I’m obviously going to start by saying, “I saw this on Pinterest.” *Cue eye-rolling* I know, I know, enough already! I.just.can’t.help.it. It’s like a never-ending supply of ingenious ideas that make this DIY-girl jump for joy! And it’s so fun to see the differing tastes of your friends and family. For example, my friend Lauren pins the best recipes. I’ve made at least three recipes that I originally pinned from her in the last month. Krissy pins the coolest house ideas (her and her husband Alex are redoing their house!) and has turned my attention to great ideas for the wedding. Nicole (my soon to be sister-in-law) has a killer sense of style. I seriously swoon over everything she pins (and re-pin a lot of them). My mom pins adorable craft ideas (and has her own board for my wedding!).
So, anyway, back to what it is that I saw on Pinterest:
Yep, I pinned it 15 weeks ago. Actually, this was THE very first thing I ever pinned. I’m so glad I didn’t waste it. 😉 Anyway, a few weeks ago I was cleaning out some old boxes to make my monthly Goodwill donation (I mentioned in this post that I was going to donate a box of items to Goodwill every month, both to give me some breathing room and to pay it back to the people donating awesome stuff to my Goodwill for me to buy!), and I realized I had an extra 8×10 canvas left over from a previous project. I remembered this pin and set it aside. Annnnd….it’s been sitting on my dryer for around six weeks now. Go me!
Anyway, I finally finished it, so here’s how I did it:
(1) Tape a piece of contact paper down (sticky side/peel-off side down!) to a cutting mat.
(2) Tape your state outline down on top. I got mine from here.
(3) Trace your state outline using an exacto knife. Be careful around the curves and make sure you’re pressing down hard enough to cut all the way through both the tracing paper and the contact paper. Trust me, this will make the rest of the project much smoother! (I just wanted to type smoothlier…just for the fun of it. Alas, my inner grammar nazi won. Meh…smoothlier. Take that, Monday!)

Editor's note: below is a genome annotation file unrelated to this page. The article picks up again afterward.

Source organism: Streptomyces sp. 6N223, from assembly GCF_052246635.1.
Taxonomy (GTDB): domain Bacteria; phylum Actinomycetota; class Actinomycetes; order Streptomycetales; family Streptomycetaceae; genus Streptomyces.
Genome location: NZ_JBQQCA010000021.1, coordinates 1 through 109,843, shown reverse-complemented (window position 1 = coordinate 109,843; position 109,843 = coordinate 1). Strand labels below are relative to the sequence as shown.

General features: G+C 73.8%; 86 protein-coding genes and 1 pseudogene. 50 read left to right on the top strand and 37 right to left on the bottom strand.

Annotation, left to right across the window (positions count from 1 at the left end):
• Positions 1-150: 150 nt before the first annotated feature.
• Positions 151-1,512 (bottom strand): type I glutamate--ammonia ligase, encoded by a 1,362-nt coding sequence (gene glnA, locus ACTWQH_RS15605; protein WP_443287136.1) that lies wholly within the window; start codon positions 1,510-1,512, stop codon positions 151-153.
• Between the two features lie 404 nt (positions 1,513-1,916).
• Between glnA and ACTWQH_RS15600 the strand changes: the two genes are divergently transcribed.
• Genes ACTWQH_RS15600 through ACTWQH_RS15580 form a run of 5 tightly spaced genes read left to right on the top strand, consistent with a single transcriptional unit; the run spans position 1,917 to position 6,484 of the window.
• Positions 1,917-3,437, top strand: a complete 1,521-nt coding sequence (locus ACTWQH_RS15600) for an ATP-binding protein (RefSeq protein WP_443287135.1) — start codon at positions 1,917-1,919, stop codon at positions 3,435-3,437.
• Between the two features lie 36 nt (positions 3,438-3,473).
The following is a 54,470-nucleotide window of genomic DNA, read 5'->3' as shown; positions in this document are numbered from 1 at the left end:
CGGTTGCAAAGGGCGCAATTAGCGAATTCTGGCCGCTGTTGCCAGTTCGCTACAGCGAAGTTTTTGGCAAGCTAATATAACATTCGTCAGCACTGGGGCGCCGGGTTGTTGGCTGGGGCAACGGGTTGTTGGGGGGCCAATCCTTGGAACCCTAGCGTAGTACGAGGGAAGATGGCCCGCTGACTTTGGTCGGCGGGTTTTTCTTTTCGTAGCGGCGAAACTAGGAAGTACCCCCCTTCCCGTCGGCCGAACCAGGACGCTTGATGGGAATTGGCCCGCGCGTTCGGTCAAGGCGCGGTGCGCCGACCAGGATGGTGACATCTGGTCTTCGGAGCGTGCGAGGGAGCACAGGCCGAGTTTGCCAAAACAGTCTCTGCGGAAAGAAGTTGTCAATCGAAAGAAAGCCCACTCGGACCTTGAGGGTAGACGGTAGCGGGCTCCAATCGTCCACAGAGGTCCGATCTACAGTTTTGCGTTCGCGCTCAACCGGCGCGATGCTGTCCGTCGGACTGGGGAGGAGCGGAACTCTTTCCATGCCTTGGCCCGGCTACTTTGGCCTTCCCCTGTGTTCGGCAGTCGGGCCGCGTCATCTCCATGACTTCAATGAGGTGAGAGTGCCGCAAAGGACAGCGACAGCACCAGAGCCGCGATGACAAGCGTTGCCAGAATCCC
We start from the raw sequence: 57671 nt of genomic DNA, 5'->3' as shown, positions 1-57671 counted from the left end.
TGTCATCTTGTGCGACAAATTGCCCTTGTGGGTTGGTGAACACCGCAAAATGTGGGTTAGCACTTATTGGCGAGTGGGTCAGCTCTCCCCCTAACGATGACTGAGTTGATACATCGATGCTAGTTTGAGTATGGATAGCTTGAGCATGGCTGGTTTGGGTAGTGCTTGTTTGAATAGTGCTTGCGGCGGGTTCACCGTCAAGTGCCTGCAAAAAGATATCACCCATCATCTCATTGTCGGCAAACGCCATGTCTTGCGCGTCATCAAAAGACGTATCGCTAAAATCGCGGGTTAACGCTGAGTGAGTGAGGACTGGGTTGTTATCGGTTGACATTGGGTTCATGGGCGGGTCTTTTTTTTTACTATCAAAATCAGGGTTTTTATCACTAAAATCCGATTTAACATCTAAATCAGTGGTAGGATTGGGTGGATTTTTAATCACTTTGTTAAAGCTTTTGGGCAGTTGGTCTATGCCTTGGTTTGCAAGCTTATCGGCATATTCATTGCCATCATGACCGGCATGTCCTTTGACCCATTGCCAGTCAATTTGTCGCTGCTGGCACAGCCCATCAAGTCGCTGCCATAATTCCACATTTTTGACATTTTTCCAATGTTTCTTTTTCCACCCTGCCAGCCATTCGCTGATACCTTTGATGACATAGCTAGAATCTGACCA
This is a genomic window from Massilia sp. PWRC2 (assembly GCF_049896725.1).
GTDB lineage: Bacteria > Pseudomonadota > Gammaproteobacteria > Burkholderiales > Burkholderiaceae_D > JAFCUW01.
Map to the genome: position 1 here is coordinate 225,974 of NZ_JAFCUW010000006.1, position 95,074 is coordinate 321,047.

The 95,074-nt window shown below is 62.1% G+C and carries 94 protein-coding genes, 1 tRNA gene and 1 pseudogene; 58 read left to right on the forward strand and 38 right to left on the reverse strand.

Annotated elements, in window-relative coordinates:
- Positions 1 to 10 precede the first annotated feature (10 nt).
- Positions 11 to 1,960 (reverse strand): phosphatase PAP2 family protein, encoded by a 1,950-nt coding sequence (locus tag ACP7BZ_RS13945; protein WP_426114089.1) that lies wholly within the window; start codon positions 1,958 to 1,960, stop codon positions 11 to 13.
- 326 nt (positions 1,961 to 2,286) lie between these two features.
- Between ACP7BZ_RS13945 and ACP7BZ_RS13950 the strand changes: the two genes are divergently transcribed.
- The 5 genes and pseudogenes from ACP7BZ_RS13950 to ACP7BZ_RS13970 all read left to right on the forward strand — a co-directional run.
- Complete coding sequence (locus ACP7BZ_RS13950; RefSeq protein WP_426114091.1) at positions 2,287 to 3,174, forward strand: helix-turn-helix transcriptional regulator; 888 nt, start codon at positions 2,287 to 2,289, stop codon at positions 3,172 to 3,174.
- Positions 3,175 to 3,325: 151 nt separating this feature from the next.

(4) Now that you have an outline cut out of contact paper, take the backing off and lay it down where you want it on your canvas. It was much easier to figure out placement while the backing was still on. That way, I could make a few pencil marks (since those would be painted over) before peeling the backing off and I only had to place it down once. Placing it down once = better stickiness = better job the contact paper will do. (P.S. I spray-painted my canvas white as a base layer so that the state would look painted [rather than just bare canvas], but that step is not necessary!)
(5) Pull out some caulk. (Remember when I picked up these caulk singles for 35 cents apiece? Do you also see where I mention having a plan for those? Yeah, that was this project. In April. Dios mio.)
(6) Put a little bit of caulk on your finger and “seal” the edges of your contact paper outline. Spread out any excess so that everything is a nice, smooth and thin layer. You don’t want this to dry and leave an unintentional pattern behind your colored paint. 😉 Leave it to cure for at least 12 hours (I left mine for nearly 24 hours). I know…killer on the patience…but this step is vitally important to how well your caulk will do its job. Let it cure!
(7) Once your caulk has cured (!), it’s time to paint! I did one more coat of white over everything to make sure to seal everything one more time (and to make sure any “seepage” would be white). Once that dried, I did three more light coats of my colored paint. (Side note…I did not intentionally position Texas upside-down. My sincerest apologies to all Texans out there!) 😉
(8) Once your colored paint is dry, it’s time to peel off your outline! Be careful as you go, making sure that nothing is sticking and peeling paint off with it around the edges.
(9) Technically, you’re done here, but I wanted to add a little something more. I went to my “craft scraps” drawer and found some scrapbooking paper that had a shimmery gold/pink back to it. I hand-cut and mod-podged a couple of hearts over my hometown (Lubbock). The left heart represents Lubbock and the right heart represents all of the friends and family that live in surrounding towns/suburbs.
I love how it turned out! Despite all of the steps and waiting time, this project was really simple and not time-consuming. I’m so glad I haven’t been waiting to do this project since before April or anything. 😉
Happy Monday, friends!